The Anglo-Iranian Oil Dispute of 1951-1952: A Study of the Role of Law in the Relations of States

The Anglo-Iranian Oil Dispute of 1951-1952: A Study of the Role of Law in the Relations of States

The Anglo-Iranian Oil Dispute of 1951-1952: A Study of the Role of Law in the Relations of States

The Anglo-Iranian Oil Dispute of 1951-1952: A Study of the Role of Law in the Relations of States

Excerpt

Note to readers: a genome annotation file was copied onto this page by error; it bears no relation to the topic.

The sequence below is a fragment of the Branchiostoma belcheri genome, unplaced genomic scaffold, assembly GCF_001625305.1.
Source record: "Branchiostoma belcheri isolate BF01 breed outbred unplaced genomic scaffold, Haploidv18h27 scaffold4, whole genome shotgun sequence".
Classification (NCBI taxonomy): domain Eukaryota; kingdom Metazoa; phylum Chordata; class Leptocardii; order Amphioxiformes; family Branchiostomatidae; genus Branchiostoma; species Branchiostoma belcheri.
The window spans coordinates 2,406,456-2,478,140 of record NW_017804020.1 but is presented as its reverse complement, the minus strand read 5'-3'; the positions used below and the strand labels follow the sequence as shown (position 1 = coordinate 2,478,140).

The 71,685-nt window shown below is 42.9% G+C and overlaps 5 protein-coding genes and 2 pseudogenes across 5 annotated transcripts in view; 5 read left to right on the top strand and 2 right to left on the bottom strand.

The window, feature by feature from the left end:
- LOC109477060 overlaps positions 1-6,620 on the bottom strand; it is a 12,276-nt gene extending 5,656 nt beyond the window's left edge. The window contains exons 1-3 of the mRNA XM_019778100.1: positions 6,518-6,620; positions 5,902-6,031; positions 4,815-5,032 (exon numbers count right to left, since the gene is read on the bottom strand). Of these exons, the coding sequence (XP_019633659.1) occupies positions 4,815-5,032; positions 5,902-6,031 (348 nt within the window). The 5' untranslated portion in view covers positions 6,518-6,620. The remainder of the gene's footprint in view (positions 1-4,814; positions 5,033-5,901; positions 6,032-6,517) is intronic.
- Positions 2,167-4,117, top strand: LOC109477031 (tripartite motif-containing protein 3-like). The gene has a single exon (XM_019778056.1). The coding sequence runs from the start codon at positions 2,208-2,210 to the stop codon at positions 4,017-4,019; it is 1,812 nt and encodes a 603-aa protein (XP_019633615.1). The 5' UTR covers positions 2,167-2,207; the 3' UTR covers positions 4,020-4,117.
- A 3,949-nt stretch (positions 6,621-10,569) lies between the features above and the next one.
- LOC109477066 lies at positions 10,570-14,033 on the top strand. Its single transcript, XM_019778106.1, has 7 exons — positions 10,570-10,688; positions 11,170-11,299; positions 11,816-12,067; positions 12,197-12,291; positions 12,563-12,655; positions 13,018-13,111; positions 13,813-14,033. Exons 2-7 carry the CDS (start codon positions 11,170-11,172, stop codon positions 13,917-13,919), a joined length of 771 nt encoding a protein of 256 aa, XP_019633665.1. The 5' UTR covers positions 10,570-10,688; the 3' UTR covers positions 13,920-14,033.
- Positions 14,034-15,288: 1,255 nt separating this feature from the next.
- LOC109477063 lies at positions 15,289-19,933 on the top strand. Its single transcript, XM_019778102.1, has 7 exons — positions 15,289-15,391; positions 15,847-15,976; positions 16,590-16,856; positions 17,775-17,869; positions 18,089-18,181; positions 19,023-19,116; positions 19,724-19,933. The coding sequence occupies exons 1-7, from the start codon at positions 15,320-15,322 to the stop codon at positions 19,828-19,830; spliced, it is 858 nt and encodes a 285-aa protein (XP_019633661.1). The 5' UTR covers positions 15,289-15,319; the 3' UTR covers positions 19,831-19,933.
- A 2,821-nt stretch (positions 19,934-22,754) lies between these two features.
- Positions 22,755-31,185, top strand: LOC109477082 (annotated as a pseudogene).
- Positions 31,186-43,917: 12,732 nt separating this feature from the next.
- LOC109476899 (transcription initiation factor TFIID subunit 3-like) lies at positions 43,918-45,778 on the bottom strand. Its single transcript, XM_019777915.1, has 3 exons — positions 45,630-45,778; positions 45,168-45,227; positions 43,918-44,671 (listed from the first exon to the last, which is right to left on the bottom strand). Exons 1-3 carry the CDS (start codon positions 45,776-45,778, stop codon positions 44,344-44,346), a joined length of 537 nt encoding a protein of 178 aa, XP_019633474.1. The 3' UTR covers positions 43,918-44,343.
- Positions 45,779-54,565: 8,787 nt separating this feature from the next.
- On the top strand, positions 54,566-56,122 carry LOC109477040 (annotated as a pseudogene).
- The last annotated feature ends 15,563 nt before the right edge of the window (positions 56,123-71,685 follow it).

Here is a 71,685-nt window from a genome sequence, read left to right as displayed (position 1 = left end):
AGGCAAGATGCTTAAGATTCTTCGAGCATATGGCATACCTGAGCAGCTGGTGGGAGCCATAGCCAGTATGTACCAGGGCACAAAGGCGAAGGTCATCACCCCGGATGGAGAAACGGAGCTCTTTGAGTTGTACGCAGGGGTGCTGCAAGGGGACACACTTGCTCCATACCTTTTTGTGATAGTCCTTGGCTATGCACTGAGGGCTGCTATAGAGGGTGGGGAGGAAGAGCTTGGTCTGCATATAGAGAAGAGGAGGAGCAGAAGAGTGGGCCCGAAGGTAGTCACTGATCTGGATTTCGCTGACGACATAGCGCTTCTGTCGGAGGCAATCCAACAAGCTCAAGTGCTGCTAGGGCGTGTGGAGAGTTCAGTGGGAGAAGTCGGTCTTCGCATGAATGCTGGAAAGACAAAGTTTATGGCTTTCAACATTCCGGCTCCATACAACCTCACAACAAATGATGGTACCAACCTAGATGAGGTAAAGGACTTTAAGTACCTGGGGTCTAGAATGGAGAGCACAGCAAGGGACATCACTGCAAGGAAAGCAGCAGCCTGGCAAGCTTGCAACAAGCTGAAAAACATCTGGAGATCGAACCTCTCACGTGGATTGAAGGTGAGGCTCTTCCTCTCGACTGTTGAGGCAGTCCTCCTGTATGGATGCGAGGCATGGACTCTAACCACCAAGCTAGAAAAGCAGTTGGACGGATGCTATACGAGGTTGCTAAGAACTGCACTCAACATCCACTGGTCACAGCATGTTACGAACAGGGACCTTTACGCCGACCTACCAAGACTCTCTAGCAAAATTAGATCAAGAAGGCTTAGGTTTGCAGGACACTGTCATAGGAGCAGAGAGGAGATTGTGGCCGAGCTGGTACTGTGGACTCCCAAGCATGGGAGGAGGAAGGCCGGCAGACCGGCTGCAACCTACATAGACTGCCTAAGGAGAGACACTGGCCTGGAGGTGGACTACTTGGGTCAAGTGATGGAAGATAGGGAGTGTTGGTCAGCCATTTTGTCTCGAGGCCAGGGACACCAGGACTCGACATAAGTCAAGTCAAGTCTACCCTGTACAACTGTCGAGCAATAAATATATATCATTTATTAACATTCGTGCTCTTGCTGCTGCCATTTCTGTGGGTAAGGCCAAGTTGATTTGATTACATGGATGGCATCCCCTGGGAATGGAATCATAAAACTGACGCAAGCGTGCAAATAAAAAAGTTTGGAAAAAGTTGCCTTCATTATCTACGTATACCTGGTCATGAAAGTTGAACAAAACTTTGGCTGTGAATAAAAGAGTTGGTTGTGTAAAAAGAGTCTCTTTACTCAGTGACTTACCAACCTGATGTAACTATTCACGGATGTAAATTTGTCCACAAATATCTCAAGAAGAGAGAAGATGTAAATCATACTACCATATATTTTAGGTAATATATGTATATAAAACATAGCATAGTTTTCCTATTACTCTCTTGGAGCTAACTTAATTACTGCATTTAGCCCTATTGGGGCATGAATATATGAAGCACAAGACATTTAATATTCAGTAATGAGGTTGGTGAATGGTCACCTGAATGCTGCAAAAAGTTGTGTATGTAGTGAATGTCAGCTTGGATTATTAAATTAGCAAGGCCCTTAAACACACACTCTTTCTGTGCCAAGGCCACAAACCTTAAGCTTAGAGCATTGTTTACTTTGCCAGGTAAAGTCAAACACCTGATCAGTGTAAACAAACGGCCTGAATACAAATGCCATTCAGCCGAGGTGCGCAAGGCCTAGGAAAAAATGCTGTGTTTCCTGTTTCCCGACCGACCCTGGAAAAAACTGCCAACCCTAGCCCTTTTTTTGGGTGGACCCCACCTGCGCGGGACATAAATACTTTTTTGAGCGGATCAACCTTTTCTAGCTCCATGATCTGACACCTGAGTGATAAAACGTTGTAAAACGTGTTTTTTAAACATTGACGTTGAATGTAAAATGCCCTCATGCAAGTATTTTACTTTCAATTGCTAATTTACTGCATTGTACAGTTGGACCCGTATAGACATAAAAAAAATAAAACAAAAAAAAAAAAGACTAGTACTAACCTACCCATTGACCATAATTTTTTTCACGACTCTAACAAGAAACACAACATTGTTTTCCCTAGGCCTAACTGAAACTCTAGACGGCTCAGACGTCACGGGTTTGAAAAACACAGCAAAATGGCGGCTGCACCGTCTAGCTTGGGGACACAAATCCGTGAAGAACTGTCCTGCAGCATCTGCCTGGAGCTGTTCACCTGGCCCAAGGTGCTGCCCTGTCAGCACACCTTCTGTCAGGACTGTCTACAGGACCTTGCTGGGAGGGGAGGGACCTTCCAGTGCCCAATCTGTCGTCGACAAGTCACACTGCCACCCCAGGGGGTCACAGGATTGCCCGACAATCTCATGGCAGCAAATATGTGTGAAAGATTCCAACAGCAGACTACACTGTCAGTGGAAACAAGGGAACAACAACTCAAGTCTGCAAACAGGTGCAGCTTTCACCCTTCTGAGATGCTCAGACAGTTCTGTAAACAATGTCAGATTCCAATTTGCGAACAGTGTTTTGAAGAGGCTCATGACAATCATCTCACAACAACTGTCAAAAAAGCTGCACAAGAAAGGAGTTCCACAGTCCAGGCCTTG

The purpose of this study is twofold. It attempts, first, to describe the progress of the Anglo-Iranian oil dispute through July, 1952, the date of the International Court of Justice's order dismissing, for lack of jurisdiction, the United Kingdom's application to submit the dispute to the Court for a judicial determination. Second, as the subtitle states, it is also a study of the role of law in the relations of states. In recent years a remarkable change has occurred in the concept of the part that international law plays in those relations. The trend of the transition has been from the extreme legalism of the nineteenth century which envisaged international law as a panacea for the world's ills to the "political realism" of the present which denies the existence of international law qua law and would prefer to classify it as a branch of ethics. There is more involved in this difference than mere semantic difficulties, though they too frequently exist. The difference is one between a concept of international relations as power relationships uncontrolled and unrestrained by moral and legal principles, and a concept (now held by very few) of international relations as relations governed by ascertainable rules of law. There is, of course, a middle ground that is occupied by persons who think that international law can be a vital and useful institution for building a saner world community. I, for one, have not been able to accept the "realistic" conclusion, reached by some of our most eminent writers about international affairs, that . . .

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